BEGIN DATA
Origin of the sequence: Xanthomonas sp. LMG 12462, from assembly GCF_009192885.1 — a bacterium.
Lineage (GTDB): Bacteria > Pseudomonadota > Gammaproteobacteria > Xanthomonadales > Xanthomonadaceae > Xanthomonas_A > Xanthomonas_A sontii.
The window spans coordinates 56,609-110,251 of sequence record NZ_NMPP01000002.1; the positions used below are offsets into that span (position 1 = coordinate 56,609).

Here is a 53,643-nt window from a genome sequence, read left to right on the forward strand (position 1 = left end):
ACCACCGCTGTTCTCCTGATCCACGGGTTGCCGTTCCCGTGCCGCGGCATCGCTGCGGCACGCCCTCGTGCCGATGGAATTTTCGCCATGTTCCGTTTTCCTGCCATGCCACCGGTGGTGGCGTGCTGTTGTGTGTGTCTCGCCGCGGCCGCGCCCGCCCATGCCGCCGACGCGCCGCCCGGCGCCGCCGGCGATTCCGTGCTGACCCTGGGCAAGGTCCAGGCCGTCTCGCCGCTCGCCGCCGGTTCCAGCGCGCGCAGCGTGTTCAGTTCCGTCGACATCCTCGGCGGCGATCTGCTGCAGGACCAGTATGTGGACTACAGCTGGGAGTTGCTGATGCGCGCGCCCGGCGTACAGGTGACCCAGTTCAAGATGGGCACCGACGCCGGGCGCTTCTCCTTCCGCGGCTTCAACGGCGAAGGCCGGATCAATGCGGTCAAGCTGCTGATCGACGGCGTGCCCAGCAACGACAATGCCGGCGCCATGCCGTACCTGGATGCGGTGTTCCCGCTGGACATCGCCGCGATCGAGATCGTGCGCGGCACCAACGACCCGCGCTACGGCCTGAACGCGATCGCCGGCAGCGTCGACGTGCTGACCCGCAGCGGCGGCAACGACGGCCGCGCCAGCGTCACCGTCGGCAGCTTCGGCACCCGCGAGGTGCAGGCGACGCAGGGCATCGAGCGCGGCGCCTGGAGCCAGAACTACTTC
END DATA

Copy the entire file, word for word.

Origin of the sequence: Xanthomonas sp. LMG 12462, from assembly GCF_009192885.1 — a bacterium.
Lineage (GTDB): Bacteria > Pseudomonadota > Gammaproteobacteria > Xanthomonadales > Xanthomonadaceae > Xanthomonas_A > Xanthomonas_A sontii.
The window spans coordinates 56,609-110,251 of sequence record NZ_NMPP01000002.1; the positions used below are offsets into that span (position 1 = coordinate 56,609).

Here is a 53,643-nt window from a genome sequence, read left to right on the forward strand (position 1 = left end):
ACCACCGCTGTTCTCCTGATCCACGGGTTGCCGTTCCCGTGCCGCGGCATCGCTGCGGCACGCCCTCGTGCCGATGGAATTTTCGCCATGTTCCGTTTTCCTGCCATGCCACCGGTGGTGGCGTGCTGTTGTGTGTGTCTCGCCGCGGCCGCGCCCGCCCATGCCGCCGACGCGCCGCCCGGCGCCGCCGGCGATTCCGTGCTGACCCTGGGCAAGGTCCAGGCCGTCTCGCCGCTCGCCGCCGGTTCCAGCGCGCGCAGCGTGTTCAGTTCCGTCGACATCCTCGGCGGCGATCTGCTGCAGGACCAGTATGTGGACTACAGCTGGGAGTTGCTGATGCGCGCGCCCGGCGTACAGGTGACCCAGTTCAAGATGGGCACCGACGCCGGGCGCTTCTCCTTCCGCGGCTTCAACGGCGAAGGCCGGATCAATGCGGTCAAGCTGCTGATCGACGGCGTGCCCAGCAACGACAATGCCGGCGCCATGCCGTACCTGGATGCGGTGTTCCCGCTGGACATCGCCGCGATCGAGATCGTGCGCGGCACCAACGACCCGCGCTACGGCCTGAACGCGATCGCCGGCAGCGTCGACGTGCTGACCCGCAGCGGCGGCAACGACGGCCGCGCCAGCGTCACCGTCGGCAGCTTCGGCACCCGCGAGGTGCAGGCGACGCAGGGCATCGAGCGCGGCGCCTGGAGCCAGAACTACTTC